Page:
Maintaining an existing water tank earns you a bigger punya than constructing a new one, said a Purana I was reading as it listed the various deeds that earn you spiritual merits and demerits. I looked back at my life lived in 10 states and 15 cities of the country and all I remember is India under construction. No matter where I lived, there was construction going around, be it houses, public buildings, roads, flyovers or bridges. I have often wondered if I would ever live peacefully without the noise and dust of construction. This quote made me think about the onslaught of infrastructure projects and the aftermath of their completion.
Do we think that our public resources are being put to good use before we launch new projects? Let us look at our public libraries. Every district, city, town, taluka and many villages have public libraries. Ask any random person around you and they probably do not know of its existence and when they do know, it is more as a landmark and rarely as an active member of the library. More often than not, these libraries have great infrastructure and are centrally located. They are the perfect places to host public events, at least the book launches, book club meetings or reading sessions. I do not recall any of this in any city I have lived in. Most of these events happen in bookstores or hotels or cafes. Only in the Goa State Central Library have I seen people and especially children actively making use of it. In most other cities, they are just another public building, distant from their intended audience in every possible way.
During a talk that I was giving on temples of India, members in the audience were struggling to understand their role as public utility buildings. Were they a religious place, an astronomical observatory, a school, a dispensary, a wedding hall, a place to celebrate festivals or a social justice delivery system? How can one place do all of it? This is what confused most people. When I thought about it, I realised that all these are independent public infrastructure in our times. A school can just be that, it cannot be a place to hold concerts in the evenings or during holidays. A wedding hall mostly stays unused during the seasons where marriages are few. Hotels stay empty during their off-season: they are either run at a high cost or shut down. Astronomical observatories are just tourist spots not even used by science enthusiasts.
I am often asked if we should build new temples, and my answer always is, can’t we just maintain the existing ones. Temples that are being treated as relics of the past or mere monuments can be made living, practising places of worship. Some of them like the Kandariya Mahadeva temple in Khajuraho or Sun Temple in Modhera only need a Murti Sthapana and they can be grand living temples. Can’t we take care of what we have inherited first before creating something new?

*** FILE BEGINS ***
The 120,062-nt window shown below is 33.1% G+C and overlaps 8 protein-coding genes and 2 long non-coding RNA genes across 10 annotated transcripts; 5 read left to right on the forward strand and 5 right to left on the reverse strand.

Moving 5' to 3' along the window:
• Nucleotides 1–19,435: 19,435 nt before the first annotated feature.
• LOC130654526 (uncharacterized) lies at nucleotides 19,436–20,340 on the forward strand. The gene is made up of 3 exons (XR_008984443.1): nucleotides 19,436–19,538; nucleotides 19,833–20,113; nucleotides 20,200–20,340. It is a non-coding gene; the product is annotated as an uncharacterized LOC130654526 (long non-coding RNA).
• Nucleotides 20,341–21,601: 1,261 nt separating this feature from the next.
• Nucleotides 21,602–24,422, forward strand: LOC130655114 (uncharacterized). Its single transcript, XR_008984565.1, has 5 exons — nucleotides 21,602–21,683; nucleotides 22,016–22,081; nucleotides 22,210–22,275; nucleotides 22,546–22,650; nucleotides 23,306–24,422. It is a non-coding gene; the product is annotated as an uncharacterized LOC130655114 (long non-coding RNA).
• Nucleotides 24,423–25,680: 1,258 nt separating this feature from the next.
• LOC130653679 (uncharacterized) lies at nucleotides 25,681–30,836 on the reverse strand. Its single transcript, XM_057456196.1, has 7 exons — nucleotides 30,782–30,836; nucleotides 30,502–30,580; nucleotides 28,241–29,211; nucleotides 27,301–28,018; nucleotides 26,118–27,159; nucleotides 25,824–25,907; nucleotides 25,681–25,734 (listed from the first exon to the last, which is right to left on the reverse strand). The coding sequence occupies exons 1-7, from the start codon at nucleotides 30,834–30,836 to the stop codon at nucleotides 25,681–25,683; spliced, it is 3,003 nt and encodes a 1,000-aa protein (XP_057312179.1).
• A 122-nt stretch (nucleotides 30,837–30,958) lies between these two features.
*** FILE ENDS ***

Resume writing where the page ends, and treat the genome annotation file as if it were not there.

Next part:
Drive on the outskirts of any city and you see big college buildings standing literally in the middle of fields. I wonder if there are enough students to fill those buildings or if they have used a forecasting model to accommodate future scholars. Have they focused as much on the quality of education as they have on the building? Drive in and around residential areas to see a series of shopping malls, many of them underutilised, and yet many new ones are being erected right next door. Look at the state-managed hotels that more often than not occupy the best vantage location at a destination; except for a few states, most of them are underserved due to mismanagement and service that is nearly absent.
Physical infrastructure is visible and so our political leaders love to create them. It is visual testimony of their development work. Are they being optimally used? This is like assuming that before laying a road, all possible public works that require its digging have been taken care of. Soft infrastructure is like the operating system that makes the physical device meaningful, but it is intangible and difficult to showcase and hence put on the back burner by most leaders.
Even in our personal lives, we rarely ask if we have optimally used all that we already have: be it clothes, shoes, jewellery, accessories or gadgets. Our world is dominated by the media luring us to buy more and more, linking it to our self-esteem or our standing in society, and this blurs out the piles of stuff in our closets.
I must confess that as I write this, the piles of unread books around are staring hard at me. Let me conclude by sharing a note to myself: The goal of life is neither accumulating things nor giving them up. The essence lies in enjoying what we have and making the best use of them.
Author and founder of IndiTales